26. 26. How can we operationalize usage?Usage as opportunities to develop 21st century skills• Participation• Expert Thinking• Complex Communication• New Media Literacy 31
  27. 27. Research Design
  28. 28. What are our research questions?RQ #1) Persistence: Are wikis created in schools serving affluent students used for greater lengths of time than wikis created in poor schools?RQ#2) Participation: Do wikis created in schools serving affluent students provide more opportunities for students to develop 21st century skills 33
  29. 29. Which wikis are in my sample?• Dataset – All179,853 publicly-viewable education-related wikis started on the PBworks platform between June 2005 and August of 2008. – Does not include ―private‖ wikis (~70,000)• Sample – Randomly sampled 1,799 wikis (1%) – Coded to identify 259 U.S. based, K-12 wikis from specific public schools • Detailed usage statistics provided by • Demographic school level data from the Common Core of Data (National Center for Education Statistics, 2007-2008) 34
  30. 30. What are our data analytic strategies?
  31. 31. RQ#1) Are wikis created in non-poor schools used forgreater lengths of time than wikis created in poor schools? • Estimate survival functions of wiki groups by Title I status using Kaplan-Meier estimation; use Wilcoxon’s test to test for differences where S(ti) is the estimated survival probability in any of t time periods, which are delineated by instances of wiki death ni is the number of wikis still active at the beginning of time period ti; di is the number of wikis that become inert during time period ti.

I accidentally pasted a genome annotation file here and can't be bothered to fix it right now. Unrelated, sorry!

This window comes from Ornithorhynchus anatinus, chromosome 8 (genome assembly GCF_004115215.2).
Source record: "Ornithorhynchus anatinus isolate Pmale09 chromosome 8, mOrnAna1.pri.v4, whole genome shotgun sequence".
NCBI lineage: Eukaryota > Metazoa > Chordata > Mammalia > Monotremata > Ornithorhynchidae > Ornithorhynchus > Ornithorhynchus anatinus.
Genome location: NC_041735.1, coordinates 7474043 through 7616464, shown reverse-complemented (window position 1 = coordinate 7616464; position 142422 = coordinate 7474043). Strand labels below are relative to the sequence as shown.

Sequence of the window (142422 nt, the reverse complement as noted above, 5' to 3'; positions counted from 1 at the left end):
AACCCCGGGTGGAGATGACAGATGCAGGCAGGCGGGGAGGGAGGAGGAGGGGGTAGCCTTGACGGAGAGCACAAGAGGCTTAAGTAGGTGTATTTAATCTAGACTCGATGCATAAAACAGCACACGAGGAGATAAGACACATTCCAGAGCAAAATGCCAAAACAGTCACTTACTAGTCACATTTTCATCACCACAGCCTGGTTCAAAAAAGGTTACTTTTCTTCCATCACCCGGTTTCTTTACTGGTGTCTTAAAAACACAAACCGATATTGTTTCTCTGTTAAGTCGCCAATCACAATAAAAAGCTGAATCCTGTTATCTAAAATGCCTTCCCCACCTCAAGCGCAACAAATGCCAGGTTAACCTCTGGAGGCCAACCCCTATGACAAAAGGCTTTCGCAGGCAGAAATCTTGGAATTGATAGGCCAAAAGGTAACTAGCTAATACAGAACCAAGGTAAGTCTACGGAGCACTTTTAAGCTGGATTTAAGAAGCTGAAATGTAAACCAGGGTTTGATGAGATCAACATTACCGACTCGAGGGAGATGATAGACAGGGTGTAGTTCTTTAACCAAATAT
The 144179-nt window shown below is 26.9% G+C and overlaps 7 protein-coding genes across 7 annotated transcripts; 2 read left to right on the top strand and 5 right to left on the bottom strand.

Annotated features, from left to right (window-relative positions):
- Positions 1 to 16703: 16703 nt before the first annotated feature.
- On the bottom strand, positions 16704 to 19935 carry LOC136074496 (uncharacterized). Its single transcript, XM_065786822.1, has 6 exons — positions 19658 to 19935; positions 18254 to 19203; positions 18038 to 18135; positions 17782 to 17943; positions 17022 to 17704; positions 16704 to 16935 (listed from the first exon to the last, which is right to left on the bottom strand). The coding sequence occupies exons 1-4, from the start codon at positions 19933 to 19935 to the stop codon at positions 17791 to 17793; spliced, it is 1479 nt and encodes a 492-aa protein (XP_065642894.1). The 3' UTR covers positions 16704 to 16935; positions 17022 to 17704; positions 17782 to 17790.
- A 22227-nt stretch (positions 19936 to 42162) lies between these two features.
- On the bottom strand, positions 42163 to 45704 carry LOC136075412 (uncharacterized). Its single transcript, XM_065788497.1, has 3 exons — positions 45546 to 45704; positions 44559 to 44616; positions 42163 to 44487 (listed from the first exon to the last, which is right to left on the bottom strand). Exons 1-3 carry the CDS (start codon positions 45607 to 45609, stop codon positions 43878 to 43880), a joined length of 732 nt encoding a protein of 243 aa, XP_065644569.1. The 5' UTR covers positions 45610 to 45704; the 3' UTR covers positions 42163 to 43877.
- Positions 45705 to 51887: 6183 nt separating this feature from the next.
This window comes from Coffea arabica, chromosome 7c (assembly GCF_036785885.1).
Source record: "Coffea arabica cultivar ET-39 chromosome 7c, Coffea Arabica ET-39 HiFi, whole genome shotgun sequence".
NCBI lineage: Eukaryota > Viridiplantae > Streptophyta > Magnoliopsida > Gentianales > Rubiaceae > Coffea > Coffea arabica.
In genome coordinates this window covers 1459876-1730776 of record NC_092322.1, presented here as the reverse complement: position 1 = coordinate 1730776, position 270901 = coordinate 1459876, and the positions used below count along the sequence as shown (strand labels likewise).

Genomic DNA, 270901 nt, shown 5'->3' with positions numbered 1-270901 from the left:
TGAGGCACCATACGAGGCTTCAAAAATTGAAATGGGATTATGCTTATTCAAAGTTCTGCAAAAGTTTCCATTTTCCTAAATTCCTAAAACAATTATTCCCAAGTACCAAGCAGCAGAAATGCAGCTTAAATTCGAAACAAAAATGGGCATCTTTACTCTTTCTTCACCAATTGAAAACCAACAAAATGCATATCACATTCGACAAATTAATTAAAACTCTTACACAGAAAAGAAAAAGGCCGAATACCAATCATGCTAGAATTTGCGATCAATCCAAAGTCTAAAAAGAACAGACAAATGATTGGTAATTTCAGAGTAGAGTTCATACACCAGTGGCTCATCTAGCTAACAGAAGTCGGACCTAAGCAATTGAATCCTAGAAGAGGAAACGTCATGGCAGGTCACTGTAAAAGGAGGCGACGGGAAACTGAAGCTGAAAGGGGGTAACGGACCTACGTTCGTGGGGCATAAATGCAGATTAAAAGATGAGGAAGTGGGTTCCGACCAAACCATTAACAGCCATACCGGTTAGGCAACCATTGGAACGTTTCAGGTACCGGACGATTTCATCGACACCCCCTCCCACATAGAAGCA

32. 32. RQ#2) Do wikis created in non-poor schools exhibit more evidence of collaboration and student involvement than wikis created in poor schools? Estimate wiki quality trajectories using the multilevel model for change.
  33. 33. Findings
  34. 34. How long do K-12 wikis persist? (n=411) Estimated Seconds Days 1 Lifetimes All PBworks 0.9 25% 250 <1 0.8 50% 123,613 1.4Survival Probability 0.7 75% 5,282,874 61.1 0.6 K-12 Wikis 25% 2,721 <1 0.5 50% 763,195 8.8 0.4 75% 12,590,074 145.7 0.3 All PBWorks Wikis 0.2 K-12 Wikis 0.1 0 0 20000000 40000000 60000000 80000000 10000000 (231) (463) (694) (926) (1157) Time in seconds (days)